Wednesday, May 22, 2013

Insta-Awesome At Auction

It's been many years since I've been to a good country auction!  Recently I stumbled across a local ad for an auction company just up the road in Bacliff, Texas.  Hubby was out of town, Baby Girl was off with her friends, and the dogs were fast asleep.  It was a Saturday night and I had money to burn!  Perusing the online flyer, I saw many a fine item I knew had a place in my home- so off I went.  Prepared to splurge, I soon found myself in bargain heaven and scoring insta-collections at scrumptiously low prices!
 Upon entering the gallery, I assessed the crowd, sizing up my competition.  I can spot dealers and resale stockers and rule them out as competition because they predominantly swoop in on glassware and furniture.  I am on the lookout for other artsy-fartsy types such as myself with the telltale swag bag full of projects to keep idle hands busy.  Spying out other people who want rusty cast offs and layers of useless knickknacks, I see no others.  I am alone on the pond of possibility.  All the fish are mine for the taking!
I was prepared to pay $50 for the camera box lot- a heaping mound of Kodak gems including manuals, lenses, and vintage video cameras.  I scored at $15!  The bottles were a steal at $3 for all! The only real battle I had was over the skeleton keys.  Resalers know they are a quick flip- I just had to go high enough to force other bidders out of their profit margin.  Still a bargain at $10.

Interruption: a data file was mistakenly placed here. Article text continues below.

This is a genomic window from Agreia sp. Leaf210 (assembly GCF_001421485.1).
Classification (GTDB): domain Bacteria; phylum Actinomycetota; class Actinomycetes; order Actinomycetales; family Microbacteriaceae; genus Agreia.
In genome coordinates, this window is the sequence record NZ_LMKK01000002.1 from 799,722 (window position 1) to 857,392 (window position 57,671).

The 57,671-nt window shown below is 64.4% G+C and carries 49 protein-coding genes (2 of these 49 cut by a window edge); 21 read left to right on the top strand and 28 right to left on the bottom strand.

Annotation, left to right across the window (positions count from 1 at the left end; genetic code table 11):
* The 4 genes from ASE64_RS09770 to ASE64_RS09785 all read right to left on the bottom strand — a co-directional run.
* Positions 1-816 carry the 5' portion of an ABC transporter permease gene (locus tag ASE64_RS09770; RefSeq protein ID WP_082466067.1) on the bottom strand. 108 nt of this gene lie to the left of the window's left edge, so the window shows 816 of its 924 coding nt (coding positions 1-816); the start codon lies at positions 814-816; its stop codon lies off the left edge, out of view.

This sweet Argoflex camera is by far my fave purchase!  Not only was it the target of my attendance- but it became the battle of wills, the defining moment between me and the auctioneer. The worst possible scenario for an auctioneer is to have awesome merchandise but only one bidder interested.  By time this camera came up for bid it was well known I was the lone vintage hunter in his audience.   He knew it would be undersold but had to control just how low it would go.  I knew I could score- but I had to get as low as possible before he pulled the item. We sized each other up as the Argus made its way to the block.  He started high- calling out for $30, scanning the audience, staring into my eyes with a burning intent of, "You will not walk away with this one too!"  It was a serious threat masked in that toothy grin of his.  I stared back with a challenge of, "You can go lower...."  Finally dwindling down in numbers, scraping the bottom at $10, I knew I had to pounce as  the auctioneer was verging on the pull. 
 This was the last camera offered for the night.  The remaining cameras, antique typewriters, and bubble glass frames would have to wait until next Saturday's auction. A good auctioneer knows to give away just a sweet taste to leave bidders hungering for more.  I was a little disappointed but knowing that the life of the auction is bidding drama, I will be thankful for this week's bargains and return next week to bid again.

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